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5. Don’t compensate for laser kerf or beam width.
Beam diameter for most lasers ranges from 0.005 to 0.008 in., depending on workpiece material thickness. As the laser beam makes its cuts, material burns away and creates sacrificial space called kerf.
It’s important, when sending a part nest to a laser cutting vendor, to not adjust the design to compensate for kerf. Rather, let the vendor use its own, internal software to place the beam along the design in order to deliver the specified part dimensions. Design the parts exactly to the size you desire, and allow the LBC shop to handle the rest by offsetting the beam accordingly.
6. Space parts based on material thickness.
Laser cutting machines can’t pass over the same place twice without creating accuracy issues. Therefore, take care to avoid overlapping or intersecting lines when designing 2D shapes. Separate each object placed on the nest for cutting according to the material thickness, to ensure a reliabile cutting process. More complex and overlapping designs can be combined during assembly.
Today's lasers and sensors allow nesting wth distance between cut edges of as little as one-fourth of the material thickness. At SendCutSend, we typically space parts at least 1X the material thickness apart.
7. Connect all shapes to the primary design.
Parts separated from the main nest, called orphan parts, will be lost if not bridged. The only exception to this rule is when the nest includes holes, which the laser can complete separately from the primary cut. The rest of the design should be bridged so that the laser can cut it in its entirety without losing parts.
8. Carefully select the material type based on the application.
Choice of material will determine the detail, durability, weight and appearance of the laser cut metal parts. After identifying the most critical material features, narrow down the list of available materials, and select one. Common materials cut with lasers include aluminum and titanium alloys, carbon and stainless steels, and copper alloys including brass.
9. Keep maximum machine capacity in mind.
In addition to selecting the right material for the job, also carefully consider the capacity of the LBC machines available, and the available sheet metal sizes. For example, the most cost-effective designs will cut on sheets 48 by 120 in., which come straight from the mill. Laser cutting thickness capacity typically ranges from approximately 0.010 to 1 in. (and even thicker for the highest power lasers).
10. Ensure interior geometry is at least 1x material thickness.
Holes or interior geometry smaller than the base-material thickness can be challenging to accurately and repeatedly laser cut, because the cutting process starts with a pierce that requires a certain diameter allowance.
11. Create nest designs at full scale.
To ensure an accurate cut, design the vector file at a 1:1 scale with the physical part being manufactured. For example, to cut a 40 by 40-in. part, create the design file at 40 by 40 in. before sending it to a laser cutting vendor.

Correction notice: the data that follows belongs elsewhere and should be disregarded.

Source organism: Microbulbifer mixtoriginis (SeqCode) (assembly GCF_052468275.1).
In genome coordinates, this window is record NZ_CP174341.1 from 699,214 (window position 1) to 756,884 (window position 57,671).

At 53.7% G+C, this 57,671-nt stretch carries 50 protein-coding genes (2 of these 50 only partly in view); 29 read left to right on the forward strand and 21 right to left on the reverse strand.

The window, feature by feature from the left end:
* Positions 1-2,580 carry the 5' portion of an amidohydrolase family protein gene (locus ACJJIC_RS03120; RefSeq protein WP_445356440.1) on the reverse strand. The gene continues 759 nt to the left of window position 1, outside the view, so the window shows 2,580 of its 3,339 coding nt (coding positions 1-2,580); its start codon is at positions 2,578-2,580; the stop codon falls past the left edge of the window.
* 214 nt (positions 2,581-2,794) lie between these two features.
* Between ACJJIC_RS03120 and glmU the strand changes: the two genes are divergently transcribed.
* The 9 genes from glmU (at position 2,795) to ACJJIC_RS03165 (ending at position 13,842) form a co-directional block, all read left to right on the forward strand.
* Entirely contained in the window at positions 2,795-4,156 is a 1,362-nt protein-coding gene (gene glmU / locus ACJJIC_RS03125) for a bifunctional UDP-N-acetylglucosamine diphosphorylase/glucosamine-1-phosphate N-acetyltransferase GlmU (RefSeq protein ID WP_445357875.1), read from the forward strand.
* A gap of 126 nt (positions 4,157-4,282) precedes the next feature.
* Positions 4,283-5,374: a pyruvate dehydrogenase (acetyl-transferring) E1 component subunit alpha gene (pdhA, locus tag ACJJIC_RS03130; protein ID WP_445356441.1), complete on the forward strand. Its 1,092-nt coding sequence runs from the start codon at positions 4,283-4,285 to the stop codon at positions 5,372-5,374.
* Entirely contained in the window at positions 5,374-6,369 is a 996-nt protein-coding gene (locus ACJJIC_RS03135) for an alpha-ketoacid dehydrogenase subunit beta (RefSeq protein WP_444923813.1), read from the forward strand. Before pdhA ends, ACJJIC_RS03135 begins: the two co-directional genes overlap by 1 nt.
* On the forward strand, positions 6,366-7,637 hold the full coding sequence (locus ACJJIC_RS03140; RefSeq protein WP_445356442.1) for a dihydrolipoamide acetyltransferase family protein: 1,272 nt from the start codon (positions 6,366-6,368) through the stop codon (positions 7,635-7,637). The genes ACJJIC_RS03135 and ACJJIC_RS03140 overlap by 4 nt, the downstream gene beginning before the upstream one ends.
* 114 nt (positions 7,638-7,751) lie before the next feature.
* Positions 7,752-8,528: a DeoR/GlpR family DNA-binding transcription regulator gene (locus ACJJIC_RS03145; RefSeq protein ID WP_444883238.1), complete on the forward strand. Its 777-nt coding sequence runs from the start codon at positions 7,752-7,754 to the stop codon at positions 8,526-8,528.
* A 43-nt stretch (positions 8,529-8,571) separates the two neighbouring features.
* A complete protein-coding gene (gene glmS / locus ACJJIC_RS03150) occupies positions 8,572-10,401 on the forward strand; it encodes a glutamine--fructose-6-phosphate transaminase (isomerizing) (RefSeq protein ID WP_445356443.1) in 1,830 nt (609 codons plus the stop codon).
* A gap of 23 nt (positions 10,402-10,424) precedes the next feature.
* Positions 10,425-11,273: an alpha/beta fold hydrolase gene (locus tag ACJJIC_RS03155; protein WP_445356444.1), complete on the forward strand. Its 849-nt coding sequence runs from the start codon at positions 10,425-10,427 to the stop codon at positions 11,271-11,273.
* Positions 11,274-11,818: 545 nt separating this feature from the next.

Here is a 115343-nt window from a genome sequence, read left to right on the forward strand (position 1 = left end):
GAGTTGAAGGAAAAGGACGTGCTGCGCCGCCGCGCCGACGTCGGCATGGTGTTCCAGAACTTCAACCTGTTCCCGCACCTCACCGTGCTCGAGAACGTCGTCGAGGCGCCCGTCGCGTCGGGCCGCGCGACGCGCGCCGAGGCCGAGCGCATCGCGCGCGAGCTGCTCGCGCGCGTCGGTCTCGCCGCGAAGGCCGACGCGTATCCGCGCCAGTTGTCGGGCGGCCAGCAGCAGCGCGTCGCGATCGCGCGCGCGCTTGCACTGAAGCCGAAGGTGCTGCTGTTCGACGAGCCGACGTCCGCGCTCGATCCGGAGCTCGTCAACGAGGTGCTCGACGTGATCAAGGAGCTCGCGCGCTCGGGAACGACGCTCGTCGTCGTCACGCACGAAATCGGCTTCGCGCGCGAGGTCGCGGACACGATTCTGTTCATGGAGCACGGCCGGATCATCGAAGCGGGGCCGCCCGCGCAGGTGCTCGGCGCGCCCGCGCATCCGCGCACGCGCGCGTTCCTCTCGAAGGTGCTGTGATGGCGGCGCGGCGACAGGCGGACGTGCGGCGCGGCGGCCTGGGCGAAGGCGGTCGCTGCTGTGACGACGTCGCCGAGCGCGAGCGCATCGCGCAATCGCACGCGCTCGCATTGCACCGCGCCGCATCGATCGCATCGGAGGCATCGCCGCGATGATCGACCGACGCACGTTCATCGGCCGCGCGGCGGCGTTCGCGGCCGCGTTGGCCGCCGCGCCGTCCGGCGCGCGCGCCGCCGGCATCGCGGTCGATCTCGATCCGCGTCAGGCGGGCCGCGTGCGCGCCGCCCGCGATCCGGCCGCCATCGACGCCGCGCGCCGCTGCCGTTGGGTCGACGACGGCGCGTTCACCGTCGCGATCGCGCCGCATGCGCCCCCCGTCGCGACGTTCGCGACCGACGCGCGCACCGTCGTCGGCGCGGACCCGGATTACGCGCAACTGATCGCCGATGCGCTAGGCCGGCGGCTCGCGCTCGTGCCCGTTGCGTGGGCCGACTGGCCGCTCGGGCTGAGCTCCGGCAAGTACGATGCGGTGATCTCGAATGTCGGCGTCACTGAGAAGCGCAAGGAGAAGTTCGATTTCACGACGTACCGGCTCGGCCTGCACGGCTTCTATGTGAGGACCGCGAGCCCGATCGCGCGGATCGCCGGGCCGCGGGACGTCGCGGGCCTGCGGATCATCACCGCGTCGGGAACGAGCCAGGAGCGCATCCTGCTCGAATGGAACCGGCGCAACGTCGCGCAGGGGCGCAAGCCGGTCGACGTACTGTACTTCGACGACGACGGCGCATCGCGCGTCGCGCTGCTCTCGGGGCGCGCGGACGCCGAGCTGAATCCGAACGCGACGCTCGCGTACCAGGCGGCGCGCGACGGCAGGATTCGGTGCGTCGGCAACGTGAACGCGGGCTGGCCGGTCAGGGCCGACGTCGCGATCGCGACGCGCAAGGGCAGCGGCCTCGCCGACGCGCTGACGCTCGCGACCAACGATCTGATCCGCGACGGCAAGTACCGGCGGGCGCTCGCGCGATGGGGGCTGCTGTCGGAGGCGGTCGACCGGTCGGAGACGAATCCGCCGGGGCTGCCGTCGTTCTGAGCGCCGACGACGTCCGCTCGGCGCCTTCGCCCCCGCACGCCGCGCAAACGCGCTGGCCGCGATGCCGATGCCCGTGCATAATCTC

12. Complete all shapes and objects.
An LBC machine won’t be able to effectively cut an incomplete shape. Cutting open or unfinished objects which are not self-contained will be distorted or look significantly different from the original design concept. So, ensure that all of the parts in the nest are self-contained and complete.
13. Remove all notes and dimensions.
It’s common for vector-design files to include dimensions, gridlines, notes and other information in addition to the part design. Remove all of these extras from the design file before sending it to a laser house so that they won’t be included in the instant-quoting process. Instead, include additional notes for the contract shop in a separate PDF sent along with the design files.
14. Think about transport and shipping.
When designing the vector file for laser cutting, consider how the end product will be transported to the final destination. Shipping larger parts can be challenging; most freight carriers have a maximum pallet size of 4 by 8 ft. Conversely, UPS and FedEx can readily ship parts smaller than 4 by 4 ft. and that weigh less than 60 lb.
15. Allow for production and transit time.
Laser cutting, while a fast way to manufacture, still requires adequate time allowed tor production, post-processing and shipping. Typical turnaround time averages two to three business days, plus two to five business days for shipping. Requesting an accelerated production schedule will increase the cost.
16. Expect minor cosmetic defects, or ask for post-processing.
Due to the nature of the laser cutting process, some small cosmetic scratches may be present on the sheet metal surface—typically not an issue when the parts will be painted, powder-coated or otherwise post-processed later. However, if you require cosmetically perfect parts, request that the vendor deburr, ceramic tumble or linear-surface-finish the parts. MF
View Glossary of Metalforming Terms
See also: Sendcutsend